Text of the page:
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A majority of this volume of Reviews in Mineralogy and Geochemistry is dedicated to the distribution and behavior of Be in terrestrial environments, yet the Earth makes up less than 0.02% the mass of the solar system. Therefore, it seems sensible to explore the behavior of Be outside our terrestrial home. In addition to remotely sensed data from planetary and solar surfaces, there is a large suite of planetary materials that have been used for exploring the geochemistry and mineralogy of the solar system (Shearer et al. 1998). The first planetary samples in our collection were delivered to Earth as meteorites. These samples include material from numerous asteroids, the Moon, and Mars. This is an ever-growing collection of over 7000 well-documented samples with a total mass greater than 16,000 kg. In the second half of the 20th century, humans have been far less passive and much more systematic in collecting materials from other planetary bodies. Robotic and human sample return missions have been made to the Earth’s Moon, where over 2200 individual samples with a total weight of 384 kg have been collected. United States, Japanese and European survey teams have recovered over 16,000 meteorites in Antarctica. Interplanetary dust particles (<1 gram, ≈ 10,000 samples) are actively being collected in the stratosphere, from terrestrial polar ice, deep-sea sediments, and within impact features on spacecraft. Exciting new missions are underway or being planned to return samples from Mars, asteroids, comets, and other moons.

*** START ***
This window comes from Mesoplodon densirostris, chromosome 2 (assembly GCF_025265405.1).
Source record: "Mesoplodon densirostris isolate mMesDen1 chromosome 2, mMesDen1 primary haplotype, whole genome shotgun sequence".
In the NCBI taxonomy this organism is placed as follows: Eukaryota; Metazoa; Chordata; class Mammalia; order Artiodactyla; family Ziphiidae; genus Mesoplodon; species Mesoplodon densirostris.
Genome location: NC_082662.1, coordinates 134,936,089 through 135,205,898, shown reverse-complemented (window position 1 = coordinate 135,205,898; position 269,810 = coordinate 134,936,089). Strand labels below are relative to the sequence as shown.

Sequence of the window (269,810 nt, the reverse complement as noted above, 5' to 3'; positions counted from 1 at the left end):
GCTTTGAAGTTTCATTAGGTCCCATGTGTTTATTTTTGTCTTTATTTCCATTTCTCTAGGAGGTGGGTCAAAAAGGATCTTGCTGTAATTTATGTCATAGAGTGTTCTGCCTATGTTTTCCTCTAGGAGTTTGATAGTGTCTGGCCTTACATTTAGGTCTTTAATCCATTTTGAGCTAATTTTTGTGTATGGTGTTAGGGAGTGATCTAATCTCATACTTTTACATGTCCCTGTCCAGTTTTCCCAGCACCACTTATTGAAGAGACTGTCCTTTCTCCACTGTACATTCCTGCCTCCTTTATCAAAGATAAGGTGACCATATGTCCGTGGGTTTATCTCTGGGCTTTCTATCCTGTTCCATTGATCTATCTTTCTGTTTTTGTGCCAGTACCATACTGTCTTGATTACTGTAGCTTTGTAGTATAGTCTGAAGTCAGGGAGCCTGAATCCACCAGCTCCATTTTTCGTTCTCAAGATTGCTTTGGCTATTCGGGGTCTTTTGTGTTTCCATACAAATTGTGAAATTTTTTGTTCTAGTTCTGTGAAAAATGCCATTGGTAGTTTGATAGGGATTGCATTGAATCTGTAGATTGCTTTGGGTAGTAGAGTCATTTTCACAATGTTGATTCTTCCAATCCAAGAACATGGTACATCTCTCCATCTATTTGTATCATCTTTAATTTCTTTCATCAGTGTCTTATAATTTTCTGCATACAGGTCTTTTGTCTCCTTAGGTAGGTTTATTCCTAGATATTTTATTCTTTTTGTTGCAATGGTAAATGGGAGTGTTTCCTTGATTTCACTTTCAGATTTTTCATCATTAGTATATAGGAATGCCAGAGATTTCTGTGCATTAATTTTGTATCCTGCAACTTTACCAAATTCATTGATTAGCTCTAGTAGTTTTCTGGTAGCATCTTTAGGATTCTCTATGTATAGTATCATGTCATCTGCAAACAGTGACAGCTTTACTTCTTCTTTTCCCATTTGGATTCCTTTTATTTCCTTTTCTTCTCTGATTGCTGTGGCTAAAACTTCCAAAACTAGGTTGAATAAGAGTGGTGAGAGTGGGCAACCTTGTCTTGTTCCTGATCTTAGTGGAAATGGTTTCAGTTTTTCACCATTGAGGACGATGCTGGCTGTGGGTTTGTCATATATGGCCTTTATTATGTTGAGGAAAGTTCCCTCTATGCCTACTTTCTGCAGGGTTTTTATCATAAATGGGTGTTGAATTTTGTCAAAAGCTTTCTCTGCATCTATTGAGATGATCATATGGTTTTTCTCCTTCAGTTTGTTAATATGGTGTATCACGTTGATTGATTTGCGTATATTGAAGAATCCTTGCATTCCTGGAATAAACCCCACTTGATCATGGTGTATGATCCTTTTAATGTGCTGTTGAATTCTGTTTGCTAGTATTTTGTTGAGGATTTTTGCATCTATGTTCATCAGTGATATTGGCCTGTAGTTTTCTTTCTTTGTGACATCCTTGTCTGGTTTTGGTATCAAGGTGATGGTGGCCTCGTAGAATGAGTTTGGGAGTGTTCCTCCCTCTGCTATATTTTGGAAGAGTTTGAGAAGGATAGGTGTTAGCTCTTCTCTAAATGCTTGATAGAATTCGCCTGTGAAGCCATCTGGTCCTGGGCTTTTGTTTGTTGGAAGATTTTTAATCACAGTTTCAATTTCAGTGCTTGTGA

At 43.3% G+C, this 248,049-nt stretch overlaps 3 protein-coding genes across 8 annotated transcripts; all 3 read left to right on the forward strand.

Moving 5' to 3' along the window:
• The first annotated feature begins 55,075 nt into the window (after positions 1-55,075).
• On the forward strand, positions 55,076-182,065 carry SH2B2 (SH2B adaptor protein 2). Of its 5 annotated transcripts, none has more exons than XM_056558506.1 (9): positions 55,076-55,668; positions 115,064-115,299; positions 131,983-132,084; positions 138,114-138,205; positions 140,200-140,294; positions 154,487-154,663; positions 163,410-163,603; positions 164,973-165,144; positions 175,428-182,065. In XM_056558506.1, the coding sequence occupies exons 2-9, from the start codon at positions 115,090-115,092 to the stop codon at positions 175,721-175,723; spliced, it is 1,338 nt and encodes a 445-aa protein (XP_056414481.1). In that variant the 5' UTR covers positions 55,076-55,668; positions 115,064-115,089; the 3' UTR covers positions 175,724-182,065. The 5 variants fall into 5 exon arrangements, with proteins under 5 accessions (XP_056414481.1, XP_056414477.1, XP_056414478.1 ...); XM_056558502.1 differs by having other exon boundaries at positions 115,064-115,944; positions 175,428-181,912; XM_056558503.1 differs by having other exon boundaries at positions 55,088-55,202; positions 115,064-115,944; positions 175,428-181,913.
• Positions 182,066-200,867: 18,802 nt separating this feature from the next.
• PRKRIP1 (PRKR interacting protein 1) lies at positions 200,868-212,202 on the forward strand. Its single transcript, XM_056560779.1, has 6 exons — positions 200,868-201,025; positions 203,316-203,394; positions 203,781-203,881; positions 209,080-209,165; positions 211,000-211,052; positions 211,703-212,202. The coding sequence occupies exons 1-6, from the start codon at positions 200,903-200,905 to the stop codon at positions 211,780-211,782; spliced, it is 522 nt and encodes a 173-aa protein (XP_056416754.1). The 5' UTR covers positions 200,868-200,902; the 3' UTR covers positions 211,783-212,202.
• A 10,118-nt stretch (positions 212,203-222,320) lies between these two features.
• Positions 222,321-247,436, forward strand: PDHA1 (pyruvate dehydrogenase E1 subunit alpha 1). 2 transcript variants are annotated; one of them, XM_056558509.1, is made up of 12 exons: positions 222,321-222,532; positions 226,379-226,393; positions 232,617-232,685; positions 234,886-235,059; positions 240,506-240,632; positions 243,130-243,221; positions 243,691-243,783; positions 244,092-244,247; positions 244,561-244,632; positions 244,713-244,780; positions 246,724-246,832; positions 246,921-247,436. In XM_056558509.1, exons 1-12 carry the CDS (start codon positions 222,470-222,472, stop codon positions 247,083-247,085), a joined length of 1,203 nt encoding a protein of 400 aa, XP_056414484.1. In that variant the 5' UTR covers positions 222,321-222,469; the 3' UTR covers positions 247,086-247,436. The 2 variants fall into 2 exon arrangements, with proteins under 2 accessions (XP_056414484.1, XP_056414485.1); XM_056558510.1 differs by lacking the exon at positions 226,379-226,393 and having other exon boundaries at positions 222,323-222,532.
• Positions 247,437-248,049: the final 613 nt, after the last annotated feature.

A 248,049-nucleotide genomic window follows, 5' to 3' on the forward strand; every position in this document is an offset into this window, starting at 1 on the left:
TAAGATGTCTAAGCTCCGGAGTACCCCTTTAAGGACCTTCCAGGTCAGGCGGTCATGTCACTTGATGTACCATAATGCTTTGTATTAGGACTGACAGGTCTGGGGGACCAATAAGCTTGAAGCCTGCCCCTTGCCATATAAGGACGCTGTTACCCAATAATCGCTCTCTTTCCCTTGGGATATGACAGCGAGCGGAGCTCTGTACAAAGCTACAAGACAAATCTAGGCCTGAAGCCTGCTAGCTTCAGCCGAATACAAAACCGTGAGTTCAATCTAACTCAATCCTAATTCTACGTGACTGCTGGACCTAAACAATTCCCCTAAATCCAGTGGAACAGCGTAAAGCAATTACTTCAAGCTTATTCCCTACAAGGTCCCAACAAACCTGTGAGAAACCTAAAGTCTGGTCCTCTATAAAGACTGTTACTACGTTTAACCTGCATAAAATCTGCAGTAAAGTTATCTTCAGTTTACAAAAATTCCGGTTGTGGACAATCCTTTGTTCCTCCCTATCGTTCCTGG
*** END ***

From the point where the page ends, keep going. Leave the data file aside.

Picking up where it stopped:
Since the pioneering work that laid the foundation of cosmochemistry (Oddo 1914; Harkins 1917; Goldschmidt 1926; Russell 1929; Atkinson and Houtermans 1929), significant inroads have been made into understanding the synthesis of Be in the cosmos and its behavior in extraterrestrial environments. Early studies from the 1960s and 1970s primarily emphasized the bulk Be …